Peter is an award-winning science journalist who has worked for CTV News (where he currently serves as a TV science commentator), Discovery Channel, and written for MSN.ca, The Toronto Star, CAA online, and Frommer’s Travel.
He’s also written print science features for such magazines as Canadian Geographic, Reader’s Digest, Today’s Parent, Air Canada’s in-flight magazine enRoute, OWL Magazine, the U.S. magazine Sky & Telescope, and Sky News: The Canadian Magazine of Astronomy and Stargazing where he writes the “Wilderness Astronomer” column in each issue and serves as a contributing editor.
An avid “wilderness astronomer” , Peter was the first to propose that Jasper National Park become a dark sky preserve, and worked with Parks Canada to have it designated the world’s largest astronomy park, as of March 2011.
In February of 2010, he covered health science stories at the Vancouver Winter Games for CTVolympics.ca
Peter has spoken on science communication and astronomy at countless universities, science centres, conferences, and national parks, as well as delivering science communication workshops at Science North/Laurentian University’s Science Communication program and The Banff Centre.
Peter’s second installment in the Machines of the Future science experiment book series – Space Tourism (Kids Can Press, 2011) is an Official Selection for the prestigious U.S. Junior Library Guild. His next two books – The Space Adventurer’s Guide and a guide to the First Nations Constellations of North America – are due to be published by Kids Can Press, and OWL Kids Canada respectively, in early 2016.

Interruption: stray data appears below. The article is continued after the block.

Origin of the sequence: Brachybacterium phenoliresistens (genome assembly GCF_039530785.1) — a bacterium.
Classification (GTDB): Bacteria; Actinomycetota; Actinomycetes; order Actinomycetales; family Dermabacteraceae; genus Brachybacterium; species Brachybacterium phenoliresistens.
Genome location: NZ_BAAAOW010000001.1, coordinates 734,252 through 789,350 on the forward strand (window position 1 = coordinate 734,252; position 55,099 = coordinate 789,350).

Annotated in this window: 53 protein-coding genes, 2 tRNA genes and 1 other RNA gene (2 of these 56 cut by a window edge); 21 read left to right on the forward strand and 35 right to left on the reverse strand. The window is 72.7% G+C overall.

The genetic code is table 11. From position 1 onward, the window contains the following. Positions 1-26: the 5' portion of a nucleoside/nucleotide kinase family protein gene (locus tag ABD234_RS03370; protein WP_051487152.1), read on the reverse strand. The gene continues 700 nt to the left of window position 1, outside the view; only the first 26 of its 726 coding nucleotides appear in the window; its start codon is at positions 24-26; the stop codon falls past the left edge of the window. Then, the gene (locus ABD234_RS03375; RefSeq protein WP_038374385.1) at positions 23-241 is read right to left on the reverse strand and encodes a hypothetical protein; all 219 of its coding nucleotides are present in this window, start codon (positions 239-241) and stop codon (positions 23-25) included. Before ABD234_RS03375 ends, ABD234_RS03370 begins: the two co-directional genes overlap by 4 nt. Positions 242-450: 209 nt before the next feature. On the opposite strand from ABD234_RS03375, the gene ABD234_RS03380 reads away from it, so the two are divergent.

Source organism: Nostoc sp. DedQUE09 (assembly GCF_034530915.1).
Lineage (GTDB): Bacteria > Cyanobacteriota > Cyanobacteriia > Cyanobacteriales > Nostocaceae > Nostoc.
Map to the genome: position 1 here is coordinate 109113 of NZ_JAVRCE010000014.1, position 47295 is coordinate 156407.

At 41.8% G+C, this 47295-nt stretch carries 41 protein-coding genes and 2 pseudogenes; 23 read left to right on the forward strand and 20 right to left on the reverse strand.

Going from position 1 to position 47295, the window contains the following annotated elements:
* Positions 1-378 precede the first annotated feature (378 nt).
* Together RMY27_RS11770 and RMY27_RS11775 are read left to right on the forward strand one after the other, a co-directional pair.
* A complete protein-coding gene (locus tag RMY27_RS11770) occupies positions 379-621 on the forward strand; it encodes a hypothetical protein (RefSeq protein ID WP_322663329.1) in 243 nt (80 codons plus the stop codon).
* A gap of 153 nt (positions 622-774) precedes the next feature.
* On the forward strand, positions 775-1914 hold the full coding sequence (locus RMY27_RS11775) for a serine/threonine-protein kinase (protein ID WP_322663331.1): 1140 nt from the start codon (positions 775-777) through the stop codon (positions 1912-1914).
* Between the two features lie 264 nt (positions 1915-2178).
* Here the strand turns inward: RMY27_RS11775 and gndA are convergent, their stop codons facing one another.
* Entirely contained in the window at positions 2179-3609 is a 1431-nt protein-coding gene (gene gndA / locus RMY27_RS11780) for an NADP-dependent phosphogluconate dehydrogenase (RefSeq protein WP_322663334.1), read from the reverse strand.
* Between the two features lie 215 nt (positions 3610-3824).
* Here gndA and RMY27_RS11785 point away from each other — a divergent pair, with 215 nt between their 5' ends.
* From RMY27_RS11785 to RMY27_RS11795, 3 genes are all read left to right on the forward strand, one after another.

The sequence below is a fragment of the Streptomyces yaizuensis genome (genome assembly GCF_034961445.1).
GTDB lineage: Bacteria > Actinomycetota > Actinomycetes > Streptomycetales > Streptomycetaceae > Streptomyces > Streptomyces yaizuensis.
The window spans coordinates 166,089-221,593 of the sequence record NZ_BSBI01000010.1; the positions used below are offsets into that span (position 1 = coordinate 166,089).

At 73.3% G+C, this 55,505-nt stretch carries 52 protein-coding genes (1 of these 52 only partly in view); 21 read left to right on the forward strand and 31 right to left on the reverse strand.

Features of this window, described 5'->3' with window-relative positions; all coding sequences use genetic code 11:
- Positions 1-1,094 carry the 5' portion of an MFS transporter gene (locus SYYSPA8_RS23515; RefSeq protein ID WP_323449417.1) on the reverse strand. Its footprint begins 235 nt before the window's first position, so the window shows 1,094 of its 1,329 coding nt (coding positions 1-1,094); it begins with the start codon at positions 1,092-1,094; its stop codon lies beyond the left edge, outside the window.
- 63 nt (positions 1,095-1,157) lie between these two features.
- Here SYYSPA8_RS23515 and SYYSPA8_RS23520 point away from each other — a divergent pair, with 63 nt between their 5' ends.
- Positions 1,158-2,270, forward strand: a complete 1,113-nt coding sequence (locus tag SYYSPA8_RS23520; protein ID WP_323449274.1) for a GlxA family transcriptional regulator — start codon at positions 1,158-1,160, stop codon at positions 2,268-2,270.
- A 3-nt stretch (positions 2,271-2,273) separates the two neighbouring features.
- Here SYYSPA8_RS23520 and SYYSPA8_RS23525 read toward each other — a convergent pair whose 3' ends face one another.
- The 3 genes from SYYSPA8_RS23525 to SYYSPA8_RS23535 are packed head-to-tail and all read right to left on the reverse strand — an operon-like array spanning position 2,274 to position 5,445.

Yuichi Takasaka became interested in photography in his late teens when he moved to Canada from Tokyo, Japan. He worked as a video cameraman in the late 1980’s and developed an eye for a good picture. Yuichi didn’t seriously develop his photography skills until the early 1990’s when he moved to Yellowknife in the Northwest Territories, Canada.
While living there, he gained much of his expertise from conferring with professional photographers who shared their love of the craft with him. Since that time, Yuichi’s images have appeared in various brochures and magazines, educational books, textbooks, and on many Internet web pages, including the NASA pages.
Yuichi’s love of colours in nature led him to his love affair with the Aurora Borealis. He first saw these strange “Lights” in Jasper, Alberta in the spring of 1990 and photographed them. He soon found that this area is one of the best places in the world to observe the Aurora Borealis.
Yuichi did a lot of experimenting trying to photograph the Lights at night, while working at a tour company during the day promoting the Lights to the Japanese market. These Lights soon became a part of his life. Yuichi left Yellowknife after living there for 7 years; however he still goes back to lead many photography tours every year in order to photograph yet another variation of the Lights.
For more information on the tours we run, email Peter & Yuichi at firstname.lastname@example.org or call 905.885.9471